Here’s some good news — The Respect for Marriage Act (S. 598), legislation that would repeal the discriminatory Defense of Marriage Act that was enacted in 1996 will head for markup next month, according to Senator Patrick Leahy, who serves as Chair of the Senate Judiciary Committee. (Freedom to Marry):
“Thousands of loving and committed couples have gotten married in New York and other states since the Senate Judiciary Committee held hearings on the Respect for Marriage Act in July, and all of them are now enduring direct harms because of the so-called Defense of Marriage Act and its double standard,” said Evan Wolfson, founder and President of Freedom to Marry. “It is time for Congress to repeal DOMA’s discrimination, and we are pleased that Senator Leahy is moving the Respect for Marriage Act forward.”
Freedom to Marry has played a leading role in boosting the number of cosponsors on the bill. From its introduction, cosponsors on the Senate version have grown from 18 to 29 and on the House version, from 108 to 128, which already surpasses last year’s total of 120.
In July, Wolfson testified at the US Senate Judiciary Committee’s first-ever hearing on repealing DOMA, calling on Congress to put an end to the discriminatory law and return the federal government to its appropriate role of respecting marriages performed in the states. In addition, Ron Wallen testified about the harm DOMA has inflicted on him after the death of his spouse. Wallen married his partner of 58 years, Tom Carrollo, in California before the freedom to marry was stripped away by Proposition 8. Carrollo died in March 2011. Because DOMA denies him access to the Social Security Survivor benefit, Wallen can no longer afford to live in the home he shared with his husband and, as a result, he is rushing to sell the home.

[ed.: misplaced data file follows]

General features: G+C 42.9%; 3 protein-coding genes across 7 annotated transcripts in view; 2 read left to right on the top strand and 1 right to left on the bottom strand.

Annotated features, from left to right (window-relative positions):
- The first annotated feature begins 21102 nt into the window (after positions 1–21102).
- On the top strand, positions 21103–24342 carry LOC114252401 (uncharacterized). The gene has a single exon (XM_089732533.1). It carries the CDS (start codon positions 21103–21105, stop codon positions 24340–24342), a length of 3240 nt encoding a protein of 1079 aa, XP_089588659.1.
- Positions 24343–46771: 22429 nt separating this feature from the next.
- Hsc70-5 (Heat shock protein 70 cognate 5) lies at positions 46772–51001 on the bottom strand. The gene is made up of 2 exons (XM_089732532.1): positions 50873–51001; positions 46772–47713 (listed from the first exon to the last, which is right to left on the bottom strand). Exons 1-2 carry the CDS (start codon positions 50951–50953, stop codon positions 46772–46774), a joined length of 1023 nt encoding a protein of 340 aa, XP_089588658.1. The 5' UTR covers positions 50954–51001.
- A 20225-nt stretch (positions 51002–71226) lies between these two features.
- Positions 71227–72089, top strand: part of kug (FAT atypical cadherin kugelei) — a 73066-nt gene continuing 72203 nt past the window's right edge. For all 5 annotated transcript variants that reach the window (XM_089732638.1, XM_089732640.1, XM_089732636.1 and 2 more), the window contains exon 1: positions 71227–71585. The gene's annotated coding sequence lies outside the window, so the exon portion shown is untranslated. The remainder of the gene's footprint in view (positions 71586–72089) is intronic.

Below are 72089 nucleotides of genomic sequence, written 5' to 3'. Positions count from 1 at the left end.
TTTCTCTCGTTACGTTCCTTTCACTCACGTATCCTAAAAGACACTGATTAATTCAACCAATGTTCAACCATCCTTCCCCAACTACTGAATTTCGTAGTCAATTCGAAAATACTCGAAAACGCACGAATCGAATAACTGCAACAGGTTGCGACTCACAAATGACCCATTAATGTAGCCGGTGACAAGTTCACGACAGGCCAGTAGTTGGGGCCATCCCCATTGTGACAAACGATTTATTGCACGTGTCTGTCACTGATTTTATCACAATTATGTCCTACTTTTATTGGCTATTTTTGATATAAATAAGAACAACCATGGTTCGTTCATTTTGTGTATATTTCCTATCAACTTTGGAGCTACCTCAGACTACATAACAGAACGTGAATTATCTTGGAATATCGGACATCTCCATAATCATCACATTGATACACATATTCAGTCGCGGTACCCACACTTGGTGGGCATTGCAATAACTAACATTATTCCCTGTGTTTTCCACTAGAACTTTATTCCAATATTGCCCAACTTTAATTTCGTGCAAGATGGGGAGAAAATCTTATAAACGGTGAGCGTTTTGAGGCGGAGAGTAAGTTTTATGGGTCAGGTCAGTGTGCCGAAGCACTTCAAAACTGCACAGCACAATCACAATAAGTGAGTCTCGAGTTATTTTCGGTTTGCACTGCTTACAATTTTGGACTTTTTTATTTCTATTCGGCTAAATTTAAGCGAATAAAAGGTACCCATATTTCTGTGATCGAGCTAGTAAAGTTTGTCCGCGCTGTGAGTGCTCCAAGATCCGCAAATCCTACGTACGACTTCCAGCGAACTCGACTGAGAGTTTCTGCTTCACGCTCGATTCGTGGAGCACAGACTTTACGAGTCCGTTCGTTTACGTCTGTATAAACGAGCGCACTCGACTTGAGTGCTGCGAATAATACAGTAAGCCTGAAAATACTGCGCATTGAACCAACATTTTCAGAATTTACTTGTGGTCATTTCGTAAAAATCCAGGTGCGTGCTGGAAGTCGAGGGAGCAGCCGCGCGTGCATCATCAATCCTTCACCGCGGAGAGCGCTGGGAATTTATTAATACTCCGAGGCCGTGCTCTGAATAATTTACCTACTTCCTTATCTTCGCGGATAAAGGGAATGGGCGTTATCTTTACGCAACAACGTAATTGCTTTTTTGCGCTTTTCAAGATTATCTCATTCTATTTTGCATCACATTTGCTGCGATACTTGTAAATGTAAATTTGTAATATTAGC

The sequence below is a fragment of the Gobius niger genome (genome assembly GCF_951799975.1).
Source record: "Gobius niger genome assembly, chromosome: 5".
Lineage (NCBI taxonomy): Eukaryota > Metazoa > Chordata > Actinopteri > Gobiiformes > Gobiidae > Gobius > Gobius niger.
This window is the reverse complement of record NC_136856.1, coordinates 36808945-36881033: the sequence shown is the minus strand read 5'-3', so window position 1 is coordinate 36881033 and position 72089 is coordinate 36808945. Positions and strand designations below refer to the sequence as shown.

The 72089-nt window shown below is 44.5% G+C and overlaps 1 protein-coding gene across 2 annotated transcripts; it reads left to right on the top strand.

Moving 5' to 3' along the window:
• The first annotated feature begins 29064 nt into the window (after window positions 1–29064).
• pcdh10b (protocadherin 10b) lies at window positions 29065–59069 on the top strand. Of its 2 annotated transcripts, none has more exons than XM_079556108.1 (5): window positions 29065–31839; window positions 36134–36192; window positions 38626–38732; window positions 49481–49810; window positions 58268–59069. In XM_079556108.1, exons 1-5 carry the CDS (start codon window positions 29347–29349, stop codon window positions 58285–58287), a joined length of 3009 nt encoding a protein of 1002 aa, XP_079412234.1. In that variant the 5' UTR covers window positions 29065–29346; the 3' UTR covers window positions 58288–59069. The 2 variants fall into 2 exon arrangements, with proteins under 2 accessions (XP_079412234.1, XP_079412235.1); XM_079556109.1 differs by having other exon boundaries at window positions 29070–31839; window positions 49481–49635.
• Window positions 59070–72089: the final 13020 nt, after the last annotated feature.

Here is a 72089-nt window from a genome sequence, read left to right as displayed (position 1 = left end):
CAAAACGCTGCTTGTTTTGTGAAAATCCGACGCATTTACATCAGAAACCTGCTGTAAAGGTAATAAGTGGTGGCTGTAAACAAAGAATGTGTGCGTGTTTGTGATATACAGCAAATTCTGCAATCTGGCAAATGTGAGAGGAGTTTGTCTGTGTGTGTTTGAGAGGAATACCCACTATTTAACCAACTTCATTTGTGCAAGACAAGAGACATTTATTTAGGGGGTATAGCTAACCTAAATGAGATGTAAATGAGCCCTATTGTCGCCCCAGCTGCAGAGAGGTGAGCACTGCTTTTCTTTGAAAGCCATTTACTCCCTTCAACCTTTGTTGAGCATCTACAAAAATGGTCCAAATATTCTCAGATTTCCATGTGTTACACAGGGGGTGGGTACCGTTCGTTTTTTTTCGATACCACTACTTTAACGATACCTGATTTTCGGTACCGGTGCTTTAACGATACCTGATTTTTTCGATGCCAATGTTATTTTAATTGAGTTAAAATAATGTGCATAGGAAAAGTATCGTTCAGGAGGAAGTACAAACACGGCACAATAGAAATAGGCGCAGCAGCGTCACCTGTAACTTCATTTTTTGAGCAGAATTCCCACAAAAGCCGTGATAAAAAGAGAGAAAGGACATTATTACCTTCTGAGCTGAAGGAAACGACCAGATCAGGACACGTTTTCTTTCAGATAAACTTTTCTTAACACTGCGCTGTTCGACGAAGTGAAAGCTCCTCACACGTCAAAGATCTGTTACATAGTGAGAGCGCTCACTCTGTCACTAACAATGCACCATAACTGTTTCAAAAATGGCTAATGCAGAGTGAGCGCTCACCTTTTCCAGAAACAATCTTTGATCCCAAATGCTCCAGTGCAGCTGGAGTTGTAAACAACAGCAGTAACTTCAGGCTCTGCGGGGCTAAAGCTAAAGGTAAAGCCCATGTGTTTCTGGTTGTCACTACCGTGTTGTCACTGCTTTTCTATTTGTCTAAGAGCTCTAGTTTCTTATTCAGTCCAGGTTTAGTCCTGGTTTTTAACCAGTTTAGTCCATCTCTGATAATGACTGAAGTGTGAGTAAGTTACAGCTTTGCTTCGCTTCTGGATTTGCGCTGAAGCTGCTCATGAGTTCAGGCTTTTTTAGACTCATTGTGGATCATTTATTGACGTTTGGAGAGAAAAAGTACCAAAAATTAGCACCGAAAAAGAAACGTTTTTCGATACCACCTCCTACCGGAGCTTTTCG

DOMA, which was enacted in 1996, deprives legally married same-sex couples of federal respect for their marriage, meaning that they are denied the more than a thousand protections that the federal government accords all other married couples – including Social Security survivor benefits, tax fairness, access to health coverage, and recognition of family ties for immigration purposes. DOMA is being challenged in several court cases around the country, and was held unconstitutional last year by a federal judge appointed by President Nixon.
Comment from HRC:
“This markup is an incredible step toward ending federal marriage discrimination that causes real harm to American families,” said HRC President Joe Solmonese. “Chairman Leahy and Senator Feinstein have been leaders in this fight and we applaud them for continuing the momentum against this unjust law….The federal government shouldn’t be in the business of picking which marriages it likes and which it doesn’t, but that’s exactly what DOMA does,” said Solmonese. “The reality of DOMA is heart-wrenching discrimination against loving families.”
Bill Co-Sponsor Sen. Kirsten Gillibrand:
“I applaud Chairman Leahy for taking these steps to end the discrimination that is currently enshrined into U.S. law,” Gillibrand said. “Marriage is the true foundation for strong families. Every loving, committed couple deserves the basic human right to get married, start a family, and have access to all the same rights and privileges that my husband and I enjoy. No politician should stand in the way of this fact.”
Courage Campaign’s Rick Jacobs:
“DOMA enshrines second-class citizenship for millions in a first-class nation,” said Rick Jacobs, chair and founder of the Courage Campaign. “We are pleased that at long last the Senate Judiciary Committee will take up the bill to end DOMA. We thank Sens. Leahy and Feinstein for leading with conviction on this bill.”